Feeding your veteran horse

  • Written By: British Dressage
  • Published: Tue, 07 May 2024 23:00

We’re now seeing more older horses enjoying success at competitions well into their teens, but how can we ensure their feed is meeting their nutritional requirements?  

“Also similar to any other horse, the older performance horse’s diet should be based on good quality forage and supplemented with a compound feed or balancer (depending on their energy requirements) to provide the extra protein, vitamins and minerals to support athletic performance.”  

Forage should be fed at a minimum of 1.5% bodyweight per day (dry matter), equivalent to approximately 9kg of hay (if it is to be dry) or 11-12kg of haylage ‘as fed’ for a 500kg horse without grazing.

“Keep meal sizes small – no more than 2kg and less for ponies,” adds Sarah. “Weigh taping weekly and body condition scoring fortnightly helps to ensure weight loss or gain is noticed and responded to quickly.”

Dental issues can become more common in older horses, so ensure they have regular dental checks. “If dental issues arise, discuss the options for soaked feeds and hay replacers with a nutrition advisor,” Sarah advises. “It’s also important to feed good quality protein to help maintain topline and muscle tone. Higher levels of antioxidant vitamins and minerals will help support both increased athletic demand and the immune system. And care should be taken to maintain hydration and electrolyte status.”

For senior horses prone to laminitis or with PPID, base the diet on fibre and keep the sugar and starch content low. “This will require restricting ‘sugar’ intake from forage as well as choosing feeds low in starch and sugar,” Sarah says. Many feeds formulated for senior horses also contain added joint and/or digestive support.  

“For good doers that maintain their weight on forage alone, opt for a feed balancer that will provide all the necessary nutrients without unnecessary calories. And for those requiring extra condition, feeds high in oil and fibre are ideal for safe weight gain.”

When is your horse ‘old’?

“One problem that we as owners often face is deciding when our horses are ‘old’ and when, or if, they require a diet designed specifically for the older horse,” says Katie Grimwood MSc, equine nutritionist at Baileys Horse Feeds. “Like people, horses age at different rates, and feeding a ‘veteran’ feed just because the horse is in his late teens may not be the most suitable option.”

This is especially the case if he is still in full work and competing, as it may be that a performance or competition feed may still be better suited. “The main thing to remember is to treat the horse as an individual and select a feed based on their overall requirements, not just their age,” explains Katie. “Feed recommended quantities of a fortified mix, cube or balancer, which is important for strong, healthy hooves, good energy levels, good bodyweight, a shiny coat, great muscle tone and topline, as well as internal nutrient reserves.”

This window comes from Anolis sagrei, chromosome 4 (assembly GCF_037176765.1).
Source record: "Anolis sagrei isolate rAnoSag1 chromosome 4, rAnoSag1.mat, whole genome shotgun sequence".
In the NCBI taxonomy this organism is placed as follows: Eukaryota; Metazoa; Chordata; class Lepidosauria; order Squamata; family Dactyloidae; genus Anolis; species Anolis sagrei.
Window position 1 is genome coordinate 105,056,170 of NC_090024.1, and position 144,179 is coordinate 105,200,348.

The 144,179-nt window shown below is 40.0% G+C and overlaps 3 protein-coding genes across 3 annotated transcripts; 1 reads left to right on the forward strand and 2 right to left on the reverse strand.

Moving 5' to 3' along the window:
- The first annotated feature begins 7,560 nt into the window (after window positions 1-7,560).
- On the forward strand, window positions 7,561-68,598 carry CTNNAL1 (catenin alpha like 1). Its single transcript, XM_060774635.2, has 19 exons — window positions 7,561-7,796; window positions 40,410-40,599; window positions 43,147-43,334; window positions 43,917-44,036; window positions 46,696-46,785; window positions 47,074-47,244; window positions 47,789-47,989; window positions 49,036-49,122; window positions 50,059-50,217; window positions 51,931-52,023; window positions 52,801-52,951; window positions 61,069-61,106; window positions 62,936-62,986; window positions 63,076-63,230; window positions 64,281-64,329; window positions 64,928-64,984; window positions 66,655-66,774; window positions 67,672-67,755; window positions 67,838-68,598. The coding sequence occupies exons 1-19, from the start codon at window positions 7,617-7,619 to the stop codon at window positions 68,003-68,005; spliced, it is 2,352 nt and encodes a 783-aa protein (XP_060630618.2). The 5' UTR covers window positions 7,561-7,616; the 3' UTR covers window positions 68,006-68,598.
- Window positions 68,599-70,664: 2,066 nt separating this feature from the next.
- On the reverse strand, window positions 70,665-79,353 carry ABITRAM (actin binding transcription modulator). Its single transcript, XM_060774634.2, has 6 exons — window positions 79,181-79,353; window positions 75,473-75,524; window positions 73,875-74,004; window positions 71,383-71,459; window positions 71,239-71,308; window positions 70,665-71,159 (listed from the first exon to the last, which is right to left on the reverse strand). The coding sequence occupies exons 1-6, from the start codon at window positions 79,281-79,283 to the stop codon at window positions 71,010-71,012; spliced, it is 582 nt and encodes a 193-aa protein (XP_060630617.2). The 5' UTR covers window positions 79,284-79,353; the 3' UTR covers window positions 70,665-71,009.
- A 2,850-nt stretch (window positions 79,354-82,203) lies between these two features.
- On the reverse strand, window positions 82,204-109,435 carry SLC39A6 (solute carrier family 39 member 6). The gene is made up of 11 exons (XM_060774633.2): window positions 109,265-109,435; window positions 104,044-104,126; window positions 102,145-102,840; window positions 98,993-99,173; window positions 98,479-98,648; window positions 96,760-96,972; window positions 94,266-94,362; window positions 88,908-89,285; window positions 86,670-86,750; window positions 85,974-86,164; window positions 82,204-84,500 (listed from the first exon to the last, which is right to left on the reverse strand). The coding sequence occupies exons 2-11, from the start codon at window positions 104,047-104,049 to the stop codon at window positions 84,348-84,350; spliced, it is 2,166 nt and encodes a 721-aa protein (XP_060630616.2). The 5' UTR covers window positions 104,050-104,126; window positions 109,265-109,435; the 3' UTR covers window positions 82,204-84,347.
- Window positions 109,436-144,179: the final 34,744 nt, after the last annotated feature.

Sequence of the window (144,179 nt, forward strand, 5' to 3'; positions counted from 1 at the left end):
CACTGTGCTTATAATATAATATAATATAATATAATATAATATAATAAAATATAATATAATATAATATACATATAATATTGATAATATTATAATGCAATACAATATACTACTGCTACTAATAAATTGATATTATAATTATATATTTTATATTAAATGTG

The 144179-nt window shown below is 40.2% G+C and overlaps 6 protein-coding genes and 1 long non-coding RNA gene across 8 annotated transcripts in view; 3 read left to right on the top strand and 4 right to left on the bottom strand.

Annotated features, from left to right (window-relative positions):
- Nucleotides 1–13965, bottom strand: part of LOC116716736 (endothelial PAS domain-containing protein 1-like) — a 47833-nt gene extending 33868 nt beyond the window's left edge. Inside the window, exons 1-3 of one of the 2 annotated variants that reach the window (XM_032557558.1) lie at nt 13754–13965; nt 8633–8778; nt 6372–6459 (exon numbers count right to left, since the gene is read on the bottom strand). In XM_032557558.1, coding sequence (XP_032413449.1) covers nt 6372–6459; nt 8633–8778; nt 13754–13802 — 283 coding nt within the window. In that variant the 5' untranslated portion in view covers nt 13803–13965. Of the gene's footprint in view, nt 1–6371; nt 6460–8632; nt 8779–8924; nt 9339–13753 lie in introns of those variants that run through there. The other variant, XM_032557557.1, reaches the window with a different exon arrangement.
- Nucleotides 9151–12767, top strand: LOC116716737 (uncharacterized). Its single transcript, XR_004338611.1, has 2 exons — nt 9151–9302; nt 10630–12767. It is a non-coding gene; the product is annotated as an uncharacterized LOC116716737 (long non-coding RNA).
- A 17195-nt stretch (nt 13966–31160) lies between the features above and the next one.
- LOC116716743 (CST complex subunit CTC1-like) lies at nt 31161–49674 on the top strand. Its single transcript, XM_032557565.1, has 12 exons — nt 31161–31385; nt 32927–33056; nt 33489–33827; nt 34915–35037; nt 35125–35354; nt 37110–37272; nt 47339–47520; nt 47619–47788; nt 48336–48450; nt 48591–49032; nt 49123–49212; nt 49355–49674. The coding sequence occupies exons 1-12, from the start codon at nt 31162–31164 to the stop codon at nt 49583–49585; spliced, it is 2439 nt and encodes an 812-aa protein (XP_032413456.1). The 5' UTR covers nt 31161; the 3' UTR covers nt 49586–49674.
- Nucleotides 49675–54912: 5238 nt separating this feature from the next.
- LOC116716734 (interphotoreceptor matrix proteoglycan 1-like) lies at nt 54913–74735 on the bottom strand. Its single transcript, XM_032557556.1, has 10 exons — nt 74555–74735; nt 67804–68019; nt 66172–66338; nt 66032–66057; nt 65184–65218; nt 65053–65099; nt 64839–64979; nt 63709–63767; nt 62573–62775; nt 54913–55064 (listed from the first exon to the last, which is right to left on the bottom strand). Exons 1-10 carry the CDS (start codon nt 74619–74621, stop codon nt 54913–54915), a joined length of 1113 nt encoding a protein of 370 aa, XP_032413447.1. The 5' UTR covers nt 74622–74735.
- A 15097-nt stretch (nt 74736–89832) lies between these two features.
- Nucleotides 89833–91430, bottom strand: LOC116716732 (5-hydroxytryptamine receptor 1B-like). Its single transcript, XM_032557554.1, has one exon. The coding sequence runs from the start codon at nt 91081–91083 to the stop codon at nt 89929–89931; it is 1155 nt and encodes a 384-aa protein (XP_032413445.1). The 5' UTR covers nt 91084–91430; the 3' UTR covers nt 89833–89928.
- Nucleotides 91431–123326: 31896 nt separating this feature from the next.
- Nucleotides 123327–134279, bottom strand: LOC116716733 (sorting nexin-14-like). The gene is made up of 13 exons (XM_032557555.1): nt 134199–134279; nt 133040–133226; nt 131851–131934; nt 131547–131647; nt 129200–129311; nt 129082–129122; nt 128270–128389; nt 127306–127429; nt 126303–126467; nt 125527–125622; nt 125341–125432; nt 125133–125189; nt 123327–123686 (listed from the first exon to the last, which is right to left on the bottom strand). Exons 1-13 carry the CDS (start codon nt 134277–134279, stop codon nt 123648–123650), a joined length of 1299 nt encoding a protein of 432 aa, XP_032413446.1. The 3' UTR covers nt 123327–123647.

It’s also important to consider the horse’s whole diet, not just the hard feed. “Look at the diet as a whole and don’t supplement with individual or certain groups of minerals or vitamins, which is likely to lead to imbalance,” says Katie.  

Older horses will often become less dominant and may be bullied away from food and shelter by younger horses. Ensure they have the opportunity to get to their feed and forage and can escape the elements.

“Older horses may also become quite fussy,” explains Katie. “Try adding small amounts of herbs, fruit juices or cordials for improved palatability, particularly if the horse has any medication. If soaking or softening feed, use warm water to aid palatability. Remember to ensure that any additives are not on the prohibited substances list.”  

Katie also recommends feeding small meals at frequent intervals to keep the horse interested and to support digestive efficiency.  “Monitor any changes in droppings,” she adds. “For example, large fibre strands in the droppings, or looseness of the droppings could indicate a reduced chewing ability. A lower number of droppings may indicate that they are not consuming enough forage.

“Adding a prebiotic supplement can help to support gut function particularly for those still regularly travelling and competing, those that may consume reduced amounts of forage, and those prone to loose droppings or digestive upset.”

Poor dentition, a reduced forage intake or weight-loss should not be regarded as just a normal aspect of aging. “There are steps we can take to help prevent or manage these situations,” says Katie. “Many feed companies have a nutrition helpline and can provide free, tailored advice, as well as answering any questions you may have.”  

Healthy hindgut

“As horses age, the highly complex microbiome of the digestive system is often harder to maintain,” says Jemma Noble of Nupafeed. “A healthy hindgut ensures that horses are able to digest and absorb nutrients effectively and is closely linked to immune and metabolic health. Seabuckthorn is a useful supplement that helps to bolster the digestive biome as well as providing a broad spectrum of anti-oxidant nutrients to support immune health.” 

Article originally published in July 2023 
© British Dressage Magazine 
Author: Stephanie Bateman